NaNoWriMo and The Author’s Process
How do authors write books? Is there such a thing as an author’s process? Stephanie Nickel talks about NaNoWriMo, a time when many novelist’s get down to work.
The Author’s Process
If you’re not an author, you may wonder where writers get their ideas and how they transfer them to the computer screen and eventually to book form.
If you are an author, you may wonder how you can do it better.
Today, I’m going to touch on a worldwide phenomenon that is occurring as we speak, NaNoWriMo—or National Novel Writing Month.
This is the month that published authors and writers of every stripe may disappear from the radar, may let the dishes pile up in the sink, and just may forget to feed their family.
The Goal of NaNoWriMo
The goal of NaNoWriMo? To write 50K works between 12:01 AM on November 1 and 11:59 PM on November 30. (For many writers, it’s a good thing Halloween candy is 50 percent off and easily accessible.)
What’s the point of cranking out almost 1700 words a day on a novel (or nonfiction book)?
How can anyone fit that much writing into an already busy schedule?
Won’t they just be creating a book that no one will want to read?
Part of the Process
Let me answer questions 1 and 3 to begin. The first drafts of most books you enjoy went through several rounds of self- and professional edits. It’s part of the process.
Very few, if any, authors who “win” NaNo and produce 50K new words could immediately publish their book and expect readers to be captivated and stay up late turning pages, the goal of authors everywhere.
However, if a writer doesn’t have a first draft, they have nothing to edit, nothing to offer readers and would-be readers.
A Draft Can Become a Book
So, the skeleton of the first draft can become the fully formed body of a wondrous new story if the author is willing to put in the additional investment of time and, in most cases, money to polish their work.
But November is not the time to think about editing and formatting and cover design. It’s the time to write.
And just how can people with a family, a full-time job, and an endless To Do list write 1.7K words a day—or more if they want to take one or two days off each week?
Be Honest About Time
First, we have to be honest about how we spend our time.
My To Do list and my Procrastination list (things that have been on my To Do list longer than I care to mention) are lengthy. But where do I actually spend my time? Too often I allow myself an episode of a Netflix series I’m watching and then allow the autoplay feature to begin the next episode, which, of course, I promise not to watch in its entirety. But hey, who’s kidding herself?
Now, you may not even watch TV, but if you carefully keep track of how you spend your time, you might find more minutes in your day than you thought you had.
This leads me to the next suggestion on where to find “free time.”
Where To Find Free Time
We must remember we can snatch 10 minutes here and half an hour there more often than we think. There are no rules that say we have to write all the day’s words in one sitting.
While you may not have a couple of hours each day to write, can you find pockets of time here and there?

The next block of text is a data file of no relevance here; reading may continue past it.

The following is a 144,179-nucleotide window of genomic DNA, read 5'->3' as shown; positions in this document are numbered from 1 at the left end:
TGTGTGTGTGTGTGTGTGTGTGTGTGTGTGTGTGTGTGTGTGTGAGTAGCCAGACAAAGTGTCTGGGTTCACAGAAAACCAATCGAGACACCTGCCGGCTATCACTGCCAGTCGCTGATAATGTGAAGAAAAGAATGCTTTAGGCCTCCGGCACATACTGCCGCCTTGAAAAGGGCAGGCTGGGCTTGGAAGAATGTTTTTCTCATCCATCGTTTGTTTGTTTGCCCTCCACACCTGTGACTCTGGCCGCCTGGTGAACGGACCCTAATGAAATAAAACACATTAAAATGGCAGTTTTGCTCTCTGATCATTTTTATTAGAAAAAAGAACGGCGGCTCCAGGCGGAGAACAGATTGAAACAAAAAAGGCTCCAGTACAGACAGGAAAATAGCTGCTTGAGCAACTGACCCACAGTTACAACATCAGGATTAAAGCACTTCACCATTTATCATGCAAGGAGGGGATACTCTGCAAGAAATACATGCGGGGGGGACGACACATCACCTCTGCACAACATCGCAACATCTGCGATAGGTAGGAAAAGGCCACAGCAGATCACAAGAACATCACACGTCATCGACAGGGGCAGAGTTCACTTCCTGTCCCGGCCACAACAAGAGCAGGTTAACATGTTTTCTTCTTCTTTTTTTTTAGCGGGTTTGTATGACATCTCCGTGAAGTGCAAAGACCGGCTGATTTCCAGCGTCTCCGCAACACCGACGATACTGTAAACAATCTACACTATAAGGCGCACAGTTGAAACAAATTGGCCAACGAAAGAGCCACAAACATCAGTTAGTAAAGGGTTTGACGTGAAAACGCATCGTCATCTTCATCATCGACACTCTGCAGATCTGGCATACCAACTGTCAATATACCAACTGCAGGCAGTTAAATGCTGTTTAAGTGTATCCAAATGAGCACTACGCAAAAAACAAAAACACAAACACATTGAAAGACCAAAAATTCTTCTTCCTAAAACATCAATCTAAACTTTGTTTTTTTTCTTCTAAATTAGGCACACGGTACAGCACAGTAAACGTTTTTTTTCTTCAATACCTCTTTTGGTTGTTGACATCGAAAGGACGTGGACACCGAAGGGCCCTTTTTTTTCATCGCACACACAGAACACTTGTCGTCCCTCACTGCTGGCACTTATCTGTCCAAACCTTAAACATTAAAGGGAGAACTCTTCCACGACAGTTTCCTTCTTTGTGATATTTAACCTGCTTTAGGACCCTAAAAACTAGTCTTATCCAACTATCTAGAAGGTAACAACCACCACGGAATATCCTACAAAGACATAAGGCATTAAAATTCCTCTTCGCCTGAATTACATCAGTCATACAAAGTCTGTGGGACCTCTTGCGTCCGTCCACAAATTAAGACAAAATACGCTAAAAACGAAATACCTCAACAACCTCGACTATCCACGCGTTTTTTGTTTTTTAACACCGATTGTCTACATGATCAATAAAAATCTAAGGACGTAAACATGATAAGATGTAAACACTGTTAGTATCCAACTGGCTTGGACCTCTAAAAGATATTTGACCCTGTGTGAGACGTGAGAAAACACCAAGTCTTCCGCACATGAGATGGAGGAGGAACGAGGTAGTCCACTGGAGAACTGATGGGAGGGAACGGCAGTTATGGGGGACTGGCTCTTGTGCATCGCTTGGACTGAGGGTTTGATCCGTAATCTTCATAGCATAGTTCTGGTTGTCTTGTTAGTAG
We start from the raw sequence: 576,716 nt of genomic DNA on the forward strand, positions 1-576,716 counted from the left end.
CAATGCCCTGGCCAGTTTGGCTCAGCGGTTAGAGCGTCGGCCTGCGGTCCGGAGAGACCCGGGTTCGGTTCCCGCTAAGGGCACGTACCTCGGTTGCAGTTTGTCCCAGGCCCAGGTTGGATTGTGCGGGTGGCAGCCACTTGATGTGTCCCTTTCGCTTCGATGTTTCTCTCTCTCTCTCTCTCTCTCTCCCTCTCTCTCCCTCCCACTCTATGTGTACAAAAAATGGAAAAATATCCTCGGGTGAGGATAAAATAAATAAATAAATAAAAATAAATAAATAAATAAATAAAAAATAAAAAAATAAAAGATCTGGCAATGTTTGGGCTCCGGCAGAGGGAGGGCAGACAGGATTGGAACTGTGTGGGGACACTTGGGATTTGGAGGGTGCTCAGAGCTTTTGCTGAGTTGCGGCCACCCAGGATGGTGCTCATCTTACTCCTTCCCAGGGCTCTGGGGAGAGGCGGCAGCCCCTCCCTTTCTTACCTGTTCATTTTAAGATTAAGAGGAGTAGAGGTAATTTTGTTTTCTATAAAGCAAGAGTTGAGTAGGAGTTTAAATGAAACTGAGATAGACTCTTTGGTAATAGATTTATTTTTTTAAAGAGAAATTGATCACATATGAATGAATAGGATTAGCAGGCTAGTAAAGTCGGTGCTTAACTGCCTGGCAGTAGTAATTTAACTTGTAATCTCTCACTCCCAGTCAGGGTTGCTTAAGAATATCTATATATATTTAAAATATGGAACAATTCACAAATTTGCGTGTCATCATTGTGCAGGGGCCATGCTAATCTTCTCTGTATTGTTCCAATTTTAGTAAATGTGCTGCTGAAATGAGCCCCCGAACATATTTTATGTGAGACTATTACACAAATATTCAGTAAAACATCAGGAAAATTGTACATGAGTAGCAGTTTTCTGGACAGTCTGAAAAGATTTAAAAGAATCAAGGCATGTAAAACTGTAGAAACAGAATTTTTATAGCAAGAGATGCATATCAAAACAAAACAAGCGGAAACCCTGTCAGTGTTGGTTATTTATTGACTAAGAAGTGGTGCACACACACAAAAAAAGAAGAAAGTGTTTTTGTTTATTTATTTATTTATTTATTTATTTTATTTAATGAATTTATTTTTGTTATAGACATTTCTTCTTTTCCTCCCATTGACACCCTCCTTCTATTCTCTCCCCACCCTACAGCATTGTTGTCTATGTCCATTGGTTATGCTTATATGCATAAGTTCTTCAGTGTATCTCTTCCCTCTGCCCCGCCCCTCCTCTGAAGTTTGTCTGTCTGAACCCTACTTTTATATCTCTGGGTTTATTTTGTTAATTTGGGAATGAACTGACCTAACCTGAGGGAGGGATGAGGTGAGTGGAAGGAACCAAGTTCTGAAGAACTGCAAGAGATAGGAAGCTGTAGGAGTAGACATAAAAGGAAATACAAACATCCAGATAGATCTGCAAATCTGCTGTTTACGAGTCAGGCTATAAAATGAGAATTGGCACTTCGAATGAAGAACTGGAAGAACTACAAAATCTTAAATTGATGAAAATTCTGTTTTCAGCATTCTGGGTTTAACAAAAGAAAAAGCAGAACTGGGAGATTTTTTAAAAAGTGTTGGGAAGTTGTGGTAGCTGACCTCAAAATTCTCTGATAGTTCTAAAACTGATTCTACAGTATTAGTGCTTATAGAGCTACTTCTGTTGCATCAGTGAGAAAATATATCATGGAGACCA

If you have a notebook and pen or a writing app on your phone, you can write while waiting for your kids after school, in the grocery store line, while on your break at work. The only limit is your imagination and willingness to write whenever—and wherever—you can.
We must also give ourselves permission to leave things until December.
Those dishes I mentioned don’t have to be done every day. (I know. I know. All you perfectionists out there are twitching something awful. But it’s okay. I promise.)
I also mentioned feeding the family.
Well, it is a good idea to keep our loved ones nourished. But there is nothing saying we can’t enlist our family’s help, which is likely best done in October or before. They may not understand our desire to write. (For some, it’s actually a compulsion.) However, they may be willing to take on extra responsibilities if they know it’s only temporary. Plus, the occasional fast food meal isn’t likely too bad for them.
A Bonus Tip
And, as a bonus tip …
Writing any words that weren’t on paper—or the computer—before November counts as a win (in real life if not on the NaNo website).
My personal goal is to write at least 20K new words on my novel—while aiming for the ultimate goal of 50K. (Some people write even more words during November, but we won’t talk about that.)
I’ve got this … I think. <grin>
Now, these insights and tips were pertaining to NaNoWriMo in particular, but they would be helpful for whatever project you have been putting off because you don’t think there are enough hours in the day.
Granted, during November I won’t be doing a lot of reading. But who knows? If I truly discipline myself, I may be able to write 50K words and finish a book or two.
Happy Reading. And perhaps, Happy Writing.
If you are participating in NaNo, I would love to hear from you. You can always add me as a buddy. I go by the username StephBeth over at the nanowrimo.org site.
Stephanie is a freelance writer and a contributor to our Christian internet radio station, HopeStreamRadio.
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Images courtesy of:
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Typewriter – Tama66
Books – Clarissa Bell